Music brought a lot of happiness to the Enchanted Forest and Storybrooke on Once Upon a Time Sunday night, but only for a brief while.
When the singing quieted down and the dancing stopped, the Black Fairy (Jaime Murray) unleashed her curse on the fairy tale town and descended all of its inhabitants into a cloud of dark smoke as the credits rolled. The curse will send newlyweds Emma (Jennifer Morrison) and Hook (Colin O'Donoghue), along with everyone they love, to a mystery location so Emma can fight the Final Battle.
The ominous ending is setting up quite an adventure for the two-hour season finale which airs Sunday, March 14. TVGuide.com, along with a small group of reporters, was able to talk to Once creators Adam Horowitz and Eddy Kitsis about the cliffhanger ending what everyone can expect from the final two hours — especially if they are the series' final hours and not just the season's.
The episode ends with the curse hitting. What can you tease of what has transpired going into the finale?
Adam Horowitz: There's a curse that's coming. We're well aware that we've done a curse occasionally in the past on the show, but this time we're trying to do a little twist on it.
Eddy Kitsis: I would say that the Final Battle and the curse are all tied in one, and the first act of the finale will make sense of what we're doing this time.
Is there a geographic move, because they're talking about how everyone is going to be split up?
Kitsis: For some people, there may be a geographic move.
Horowitz: It's a combo platter kind of curse. There's a bunch of different things that happen.
Kitsis: The Black Fairy is not to be messed with. She's got some airtight [plans].
When you approach a curse, what's the thought process behind it? Any set rules?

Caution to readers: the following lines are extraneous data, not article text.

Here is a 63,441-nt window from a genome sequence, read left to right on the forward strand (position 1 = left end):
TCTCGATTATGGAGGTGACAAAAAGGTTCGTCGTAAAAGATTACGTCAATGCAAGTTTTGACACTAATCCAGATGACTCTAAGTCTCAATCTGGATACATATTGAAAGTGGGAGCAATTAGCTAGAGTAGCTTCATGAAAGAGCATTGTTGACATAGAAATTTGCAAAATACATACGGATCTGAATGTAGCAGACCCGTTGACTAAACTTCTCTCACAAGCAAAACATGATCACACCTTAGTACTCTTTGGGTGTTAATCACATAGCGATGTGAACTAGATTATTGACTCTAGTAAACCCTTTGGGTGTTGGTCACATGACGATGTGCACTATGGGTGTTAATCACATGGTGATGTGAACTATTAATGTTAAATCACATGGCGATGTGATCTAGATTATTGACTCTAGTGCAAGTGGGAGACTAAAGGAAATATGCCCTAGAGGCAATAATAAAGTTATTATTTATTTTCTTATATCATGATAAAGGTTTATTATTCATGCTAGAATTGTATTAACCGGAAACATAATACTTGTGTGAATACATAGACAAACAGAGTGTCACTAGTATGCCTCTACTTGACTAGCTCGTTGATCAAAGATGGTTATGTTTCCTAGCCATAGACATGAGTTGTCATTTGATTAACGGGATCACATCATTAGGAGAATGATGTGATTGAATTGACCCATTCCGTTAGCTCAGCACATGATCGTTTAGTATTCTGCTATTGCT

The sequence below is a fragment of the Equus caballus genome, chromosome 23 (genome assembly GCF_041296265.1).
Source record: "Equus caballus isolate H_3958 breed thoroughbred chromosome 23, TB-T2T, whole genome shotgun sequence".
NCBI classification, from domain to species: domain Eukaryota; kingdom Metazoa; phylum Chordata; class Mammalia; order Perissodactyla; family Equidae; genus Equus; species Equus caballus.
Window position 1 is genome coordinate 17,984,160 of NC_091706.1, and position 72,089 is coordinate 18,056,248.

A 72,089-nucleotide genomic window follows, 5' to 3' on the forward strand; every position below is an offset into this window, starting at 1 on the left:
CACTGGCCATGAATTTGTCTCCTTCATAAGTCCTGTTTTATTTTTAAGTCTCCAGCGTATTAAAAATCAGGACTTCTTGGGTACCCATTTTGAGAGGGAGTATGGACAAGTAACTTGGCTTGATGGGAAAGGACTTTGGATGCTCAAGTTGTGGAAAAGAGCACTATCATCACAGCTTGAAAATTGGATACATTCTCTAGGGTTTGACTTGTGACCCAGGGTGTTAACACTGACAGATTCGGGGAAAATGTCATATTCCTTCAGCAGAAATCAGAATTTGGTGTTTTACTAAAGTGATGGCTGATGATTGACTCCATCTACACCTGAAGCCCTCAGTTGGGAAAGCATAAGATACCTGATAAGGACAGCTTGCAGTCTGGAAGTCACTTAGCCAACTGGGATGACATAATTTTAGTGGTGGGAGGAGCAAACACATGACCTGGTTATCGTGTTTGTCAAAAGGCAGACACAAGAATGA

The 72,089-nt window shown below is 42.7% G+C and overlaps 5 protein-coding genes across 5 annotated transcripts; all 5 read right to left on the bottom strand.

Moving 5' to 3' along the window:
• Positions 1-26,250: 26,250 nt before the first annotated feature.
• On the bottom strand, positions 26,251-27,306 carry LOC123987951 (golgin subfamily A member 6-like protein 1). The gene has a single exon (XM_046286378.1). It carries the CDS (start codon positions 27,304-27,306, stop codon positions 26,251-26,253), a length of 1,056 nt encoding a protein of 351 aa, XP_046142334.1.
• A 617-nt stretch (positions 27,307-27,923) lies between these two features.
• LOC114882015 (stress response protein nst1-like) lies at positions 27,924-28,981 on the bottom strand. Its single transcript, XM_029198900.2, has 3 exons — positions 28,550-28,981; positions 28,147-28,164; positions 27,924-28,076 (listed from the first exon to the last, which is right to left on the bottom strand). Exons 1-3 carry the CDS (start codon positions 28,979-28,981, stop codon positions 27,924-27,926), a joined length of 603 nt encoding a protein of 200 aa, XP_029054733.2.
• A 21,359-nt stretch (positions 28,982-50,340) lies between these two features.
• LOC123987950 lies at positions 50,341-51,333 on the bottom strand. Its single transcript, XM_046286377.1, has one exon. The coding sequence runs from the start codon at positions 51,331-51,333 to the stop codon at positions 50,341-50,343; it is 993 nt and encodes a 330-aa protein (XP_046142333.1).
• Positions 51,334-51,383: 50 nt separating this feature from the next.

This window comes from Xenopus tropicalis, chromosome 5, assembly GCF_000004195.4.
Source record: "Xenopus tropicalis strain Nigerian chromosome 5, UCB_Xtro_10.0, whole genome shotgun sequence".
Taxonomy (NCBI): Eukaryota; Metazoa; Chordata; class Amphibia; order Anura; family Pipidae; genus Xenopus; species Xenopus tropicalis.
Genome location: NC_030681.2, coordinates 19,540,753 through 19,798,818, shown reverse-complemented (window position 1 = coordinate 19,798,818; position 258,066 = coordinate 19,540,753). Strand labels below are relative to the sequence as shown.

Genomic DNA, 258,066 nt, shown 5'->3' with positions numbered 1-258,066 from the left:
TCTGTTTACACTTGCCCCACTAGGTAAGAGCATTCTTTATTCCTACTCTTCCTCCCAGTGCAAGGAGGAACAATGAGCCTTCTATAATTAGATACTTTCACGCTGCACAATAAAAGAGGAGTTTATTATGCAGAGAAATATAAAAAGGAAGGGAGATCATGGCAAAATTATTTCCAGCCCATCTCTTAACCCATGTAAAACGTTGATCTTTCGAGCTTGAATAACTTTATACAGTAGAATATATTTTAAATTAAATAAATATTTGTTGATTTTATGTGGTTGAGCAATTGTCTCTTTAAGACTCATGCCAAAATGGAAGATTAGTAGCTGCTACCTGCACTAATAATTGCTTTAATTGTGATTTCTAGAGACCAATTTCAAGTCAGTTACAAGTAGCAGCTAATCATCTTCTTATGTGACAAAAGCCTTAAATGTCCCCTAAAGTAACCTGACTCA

Horowitz: In this case, it was less about thinking of it as a curse, and thinking about it as what is the Final Battle? We had a concept for what this Final Battle would be and we kind of worked backwards from that and that led to this curse that you saw hinted at in the musical episode that then starts to play out in the two-hour season finale.
Will everyone make it out alive?
Kitsis: Can't promise you that.
Can you talk about the process of breaking the curse?
Kitsis: I would say that how they're going to break the curse is kind of the conundrum of the episode because the usual tricks don't work anymore.
So if this ends up being the series finale instead of the season finale, how do you think fans are going to react to it? Is it going to be a Lost type of thing where people are going to be up in arms?
Kitsis: I would say that if this was the series finale then you would have the usual opinions on a series finale, ranging from the best ever to the worst ever because that's the Internet. What I would say for fans is that it will be complete, so they will not have any dangling threads where they're like, "I can't believe they..!" We're not going for a crazy ending that everyone goes, "Well, what does that mean?" And "I feel unsatisfied" or "I'm not feeling like you came for the characters" or whatever. We understand that this could be the last year so we aren't — trying to hope for the best. We feel like we've completed this story and the next chapter of Once Upon a Time will be completely different.
On the flip side, you are having the final battle in the finale. If this is a season finale and not a series finale, can you talk a little about how you move past the final battle, what is that show?
Horowitz: I think the way we sort of look at it is these are stories for these characters and there are set end points to different stories but that doesn't mean that there aren't new stories for different characters. So I think that by the end of the season finale, a lot of what we've been doing for the last six years is wrapped up in a very satisfying way and then we move forward in a way that at the end of it, hopefully you'll see what we're hoping to do in Season 7.
Kitsis: Yeah I think if there's one thing this show has done, it's reinvented itself every year and so this show has the ability to be many different shows so we feel like creatively it's time to end a few stories but the new show, we feel like this is the kind of show that regenerates. And I think when you see the ending you'll go, "Oh yeah!"
What can you say about Rumple's part in the finale?
Kitsis: I will say the final battle will be thematic for everybody and that Rumple, as a man who is a difficult man to love, I think he will have a very difficult choice to make again.